More glitz and glamour was not the answer to increased sales.  Buick had those attributes a-plenty. Designers had created the breathtakingly beautiful vehicle and engineers had perfected the soft, pillowy ride that was coveted by owners but the tri-shield lacked durability when put to the test on the province’s rough, unforgiving highways and byways--most of which were still unpaved in 1955.

To report that Buick did not fare well on the province’s punishing road system is an understatement. Peter Clouston was 24 and worked in the family dealership located just off Water Street on Fort William Place. He recalls the story that unfolded in 1955.

“Folks would take the cars out of town. Once off the asphalt, their Buicks could not handle the dirt and gravel roads. Frames would bend and crack. GM had to make special repair kits for the frames. It happened so often, Dad got after GM who flew two engineers to Gander. They took the train to Clarenville, where Dad picked them up for the (182-kilometre) trip to St. John’s on the unpaved highway.

The Buick was completely uncontrollable on the rough, rocky road. Wheels bopped up and down at will, lurching from side to side. There was no control of the car at all.”

By the time the trek ended in St. John’s, thoroughly shaken engineers knew what they needed to do. They would create a Buick that could meet and exceed Newfoundland’s punishing roads.

Buick’s reputation would be restored and sales growth expanded with substantial mechanical improvements. Beef and brawn it would be.  When the engineers were finished with the task, Terra Nova Motors proudly announced the upgraded Buick for 1956.

“Last year two BUICK Engineers came to Newfoundland at the request of TERRA NOVA MOTORS LIMITED and brought with them several experimental cars as well as a quantity of testing equipment. Right here on the spot, the engineers tested these BUICKS under actual Newfoundland driving conditions. They experimented, changed design and altered equipment to match the rugged roads Newfoundlanders drive over. As a result, TERRA NOVA MOTORS LIMITED now offers a specifically engineered NEWFOUNDLAND BUICK that is not available on the mainland or elsewhere.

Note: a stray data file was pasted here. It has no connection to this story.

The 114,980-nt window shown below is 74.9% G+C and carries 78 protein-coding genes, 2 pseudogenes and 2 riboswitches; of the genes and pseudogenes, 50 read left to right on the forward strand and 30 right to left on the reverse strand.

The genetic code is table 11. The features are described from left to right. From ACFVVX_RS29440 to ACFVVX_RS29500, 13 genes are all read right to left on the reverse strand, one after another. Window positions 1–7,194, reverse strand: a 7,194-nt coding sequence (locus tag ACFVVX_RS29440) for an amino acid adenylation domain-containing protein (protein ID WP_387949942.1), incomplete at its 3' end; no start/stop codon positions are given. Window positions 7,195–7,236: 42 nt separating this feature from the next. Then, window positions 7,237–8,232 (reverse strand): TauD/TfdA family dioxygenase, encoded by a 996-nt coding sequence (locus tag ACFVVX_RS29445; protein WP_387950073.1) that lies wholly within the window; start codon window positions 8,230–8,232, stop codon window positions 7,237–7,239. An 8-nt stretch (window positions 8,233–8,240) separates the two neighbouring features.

Throughout 1956 all BUICKS sold at TERRA NOVA LIMITED will be NEWFOUNDLAND BUICKS.

These NEWFOUNDLAND BUICKS have heavier than standard frames, specially tempered springs, unusually powerful shock absorbers, all special features planned and road tested by BUICK engineers over hundreds of miles of Newfoundland roads to give us the NEWFOUNDLAND BUICK.

The pricy pair of two- and four-door Newfoundland Buick hardtop convertibles was billed as ‘the best Buick ever’.

While research yielded no breakdown or total for 1956 Buicks registration in the fall and winter of 1955, new Buick registrations in Newfoundland and Labrador for the 1956 calendar year were recorded by month from January to June, as follows—

Month     Registrations
Jan.           1
Feb.          4
Mar.          2
Apr.          6
May          21
Jun.           27

Of the 3,817 new Buicks registered across the Dominion in 1956, the total came to at least 61 graceful and--now rugged--Newfoundland Buicks that beautified the province’s highways and byways.

Thanks to historian Paul Sparkes via Gary Hebbard and to The Telegram (St. John’s, NL) for permission to reprint the advert. Special thanks to Doug Russell, Peter Clouston, Sally Clouston Johnson and my great buddy, Glen Ryan. 

Copyright 2014 to James C. Mays

Visit my old car website at: The Oilspot Eh!
Visit my old car website at: The Oilspot Eh!
Visit my old car website at: The Oilspot Eh!